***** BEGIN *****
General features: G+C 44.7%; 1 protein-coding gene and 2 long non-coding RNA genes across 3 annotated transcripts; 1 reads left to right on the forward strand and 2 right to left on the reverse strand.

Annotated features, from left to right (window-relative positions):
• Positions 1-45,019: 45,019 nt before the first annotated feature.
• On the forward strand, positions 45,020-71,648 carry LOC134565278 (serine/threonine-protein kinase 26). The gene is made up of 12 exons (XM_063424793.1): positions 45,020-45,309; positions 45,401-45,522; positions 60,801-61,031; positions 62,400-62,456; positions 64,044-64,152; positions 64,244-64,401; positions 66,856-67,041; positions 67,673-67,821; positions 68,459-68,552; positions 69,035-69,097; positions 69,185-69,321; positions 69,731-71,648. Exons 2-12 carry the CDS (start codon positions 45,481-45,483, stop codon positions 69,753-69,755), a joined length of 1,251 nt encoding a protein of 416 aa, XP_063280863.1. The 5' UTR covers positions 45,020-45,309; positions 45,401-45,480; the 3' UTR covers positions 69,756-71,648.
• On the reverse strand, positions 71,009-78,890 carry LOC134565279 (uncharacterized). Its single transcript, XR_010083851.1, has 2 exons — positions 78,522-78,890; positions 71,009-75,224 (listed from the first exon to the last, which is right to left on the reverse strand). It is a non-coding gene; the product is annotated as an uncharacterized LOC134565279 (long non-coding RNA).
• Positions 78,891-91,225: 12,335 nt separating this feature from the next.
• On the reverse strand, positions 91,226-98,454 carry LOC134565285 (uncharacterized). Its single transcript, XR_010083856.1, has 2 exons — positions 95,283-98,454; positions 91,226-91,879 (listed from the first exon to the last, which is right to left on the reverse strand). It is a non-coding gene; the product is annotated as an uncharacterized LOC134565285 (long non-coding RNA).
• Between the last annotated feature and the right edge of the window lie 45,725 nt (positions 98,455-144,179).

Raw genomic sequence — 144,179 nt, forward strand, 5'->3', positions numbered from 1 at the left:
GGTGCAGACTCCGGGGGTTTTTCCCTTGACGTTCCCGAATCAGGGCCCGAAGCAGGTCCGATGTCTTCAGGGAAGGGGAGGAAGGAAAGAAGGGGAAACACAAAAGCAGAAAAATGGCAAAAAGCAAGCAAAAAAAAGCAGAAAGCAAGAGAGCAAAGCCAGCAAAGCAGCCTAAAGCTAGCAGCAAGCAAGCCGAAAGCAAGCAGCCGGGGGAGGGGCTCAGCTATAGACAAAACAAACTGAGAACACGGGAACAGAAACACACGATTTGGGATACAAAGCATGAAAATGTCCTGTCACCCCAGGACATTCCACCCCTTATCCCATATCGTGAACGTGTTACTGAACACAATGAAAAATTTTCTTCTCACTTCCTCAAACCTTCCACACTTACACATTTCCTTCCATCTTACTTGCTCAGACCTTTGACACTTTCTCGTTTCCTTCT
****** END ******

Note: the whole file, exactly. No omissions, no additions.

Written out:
General features: G+C 44.7%; 1 protein-coding gene and 2 long non-coding RNA genes across 3 annotated transcripts; 1 reads left to right on the forward strand and 2 right to left on the reverse strand.

Annotated features, from left to right (window-relative positions):
• Positions 1-45,019: 45,019 nt before the first annotated feature.
• On the forward strand, positions 45,020-71,648 carry LOC134565278 (serine/threonine-protein kinase 26). The gene is made up of 12 exons (XM_063424793.1): positions 45,020-45,309; positions 45,401-45,522; positions 60,801-61,031; positions 62,400-62,456; positions 64,044-64,152; positions 64,244-64,401; positions 66,856-67,041; positions 67,673-67,821; positions 68,459-68,552; positions 69,035-69,097; positions 69,185-69,321; positions 69,731-71,648. Exons 2-12 carry the CDS (start codon positions 45,481-45,483, stop codon positions 69,753-69,755), a joined length of 1,251 nt encoding a protein of 416 aa, XP_063280863.1. The 5' UTR covers positions 45,020-45,309; positions 45,401-45,480; the 3' UTR covers positions 69,756-71,648.
• On the reverse strand, positions 71,009-78,890 carry LOC134565279 (uncharacterized). Its single transcript, XR_010083851.1, has 2 exons — positions 78,522-78,890; positions 71,009-75,224 (listed from the first exon to the last, which is right to left on the reverse strand). It is a non-coding gene; the product is annotated as an uncharacterized LOC134565279 (long non-coding RNA).
• Positions 78,891-91,225: 12,335 nt separating this feature from the next.
• On the reverse strand, positions 91,226-98,454 carry LOC134565285 (uncharacterized). Its single transcript, XR_010083856.1, has 2 exons — positions 95,283-98,454; positions 91,226-91,879 (listed from the first exon to the last, which is right to left on the reverse strand). It is a non-coding gene; the product is annotated as an uncharacterized LOC134565285 (long non-coding RNA).
• Between the last annotated feature and the right edge of the window lie 45,725 nt (positions 98,455-144,179).

Raw genomic sequence — 144,179 nt, forward strand, 5'->3', positions numbered from 1 at the left:
GGTGCAGACTCCGGGGGTTTTTCCCTTGACGTTCCCGAATCAGGGCCCGAAGCAGGTCCGATGTCTTCAGGGAAGGGGAGGAAGGAAAGAAGGGGAAACACAAAAGCAGAAAAATGGCAAAAAGCAAGCAAAAAAAAGCAGAAAGCAAGAGAGCAAAGCCAGCAAAGCAGCCTAAAGCTAGCAGCAAGCAAGCCGAAAGCAAGCAGCCGGGGGAGGGGCTCAGCTATAGACAAAACAAACTGAGAACACGGGAACAGAAACACACGATTTGGGATACAAAGCATGAAAATGTCCTGTCACCCCAGGACATTCCACCCCTTATCCCATATCGTGAACGTGTTACTGAACACAATGAAAAATTTTCTTCTCACTTCCTCAAACCTTCCACACTTACACATTTCCTTCCATCTTACTTGCTCAGACCTTTGACACTTTCTCGTTTCCTTCT